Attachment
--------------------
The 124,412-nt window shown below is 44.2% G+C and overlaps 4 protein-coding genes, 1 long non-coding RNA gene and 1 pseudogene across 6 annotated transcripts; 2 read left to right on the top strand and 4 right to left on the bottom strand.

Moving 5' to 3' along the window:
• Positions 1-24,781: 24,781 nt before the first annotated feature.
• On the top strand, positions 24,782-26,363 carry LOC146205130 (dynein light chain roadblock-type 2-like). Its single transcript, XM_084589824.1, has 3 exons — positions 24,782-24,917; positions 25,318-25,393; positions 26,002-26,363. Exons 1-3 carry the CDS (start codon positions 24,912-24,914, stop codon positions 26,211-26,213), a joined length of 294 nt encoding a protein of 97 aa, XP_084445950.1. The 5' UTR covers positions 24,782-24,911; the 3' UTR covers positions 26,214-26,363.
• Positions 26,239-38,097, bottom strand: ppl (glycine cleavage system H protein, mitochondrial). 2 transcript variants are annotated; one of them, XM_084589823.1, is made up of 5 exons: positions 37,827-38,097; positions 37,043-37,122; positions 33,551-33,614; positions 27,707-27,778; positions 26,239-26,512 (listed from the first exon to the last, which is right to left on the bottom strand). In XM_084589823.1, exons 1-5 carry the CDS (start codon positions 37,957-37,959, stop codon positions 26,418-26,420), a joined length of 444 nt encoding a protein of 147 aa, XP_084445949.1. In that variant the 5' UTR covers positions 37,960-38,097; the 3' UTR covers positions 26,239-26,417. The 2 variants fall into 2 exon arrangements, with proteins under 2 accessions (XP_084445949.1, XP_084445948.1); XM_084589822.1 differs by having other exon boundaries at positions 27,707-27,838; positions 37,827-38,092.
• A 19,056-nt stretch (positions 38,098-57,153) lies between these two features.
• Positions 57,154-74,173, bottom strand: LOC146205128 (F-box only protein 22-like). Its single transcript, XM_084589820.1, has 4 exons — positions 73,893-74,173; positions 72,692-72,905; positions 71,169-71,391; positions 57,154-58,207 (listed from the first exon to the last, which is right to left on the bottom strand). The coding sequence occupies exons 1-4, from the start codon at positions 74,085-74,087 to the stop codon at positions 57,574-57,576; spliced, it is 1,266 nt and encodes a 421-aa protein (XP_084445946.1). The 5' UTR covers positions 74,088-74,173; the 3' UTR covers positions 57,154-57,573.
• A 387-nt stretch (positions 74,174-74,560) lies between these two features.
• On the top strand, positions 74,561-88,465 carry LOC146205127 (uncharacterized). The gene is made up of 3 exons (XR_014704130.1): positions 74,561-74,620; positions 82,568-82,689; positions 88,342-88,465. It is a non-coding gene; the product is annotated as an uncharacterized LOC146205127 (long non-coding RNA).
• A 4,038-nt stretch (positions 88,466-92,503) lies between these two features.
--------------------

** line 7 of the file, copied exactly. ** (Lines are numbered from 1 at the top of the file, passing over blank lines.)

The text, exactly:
• Positions 57,154-74,173, bottom strand: LOC146205128 (F-box only protein 22-like). Its single transcript, XM_084589820.1, has 4 exons — positions 73,893-74,173; positions 72,692-72,905; positions 71,169-71,391; positions 57,154-58,207 (listed from the first exon to the last, which is right to left on the bottom strand). The coding sequence occupies exons 1-4, from the start codon at positions 74,085-74,087 to the stop codon at positions 57,574-57,576; spliced, it is 1,266 nt and encodes a 421-aa protein (XP_084445946.1). The 5' UTR covers positions 74,088-74,173; the 3' UTR covers positions 57,154-57,573.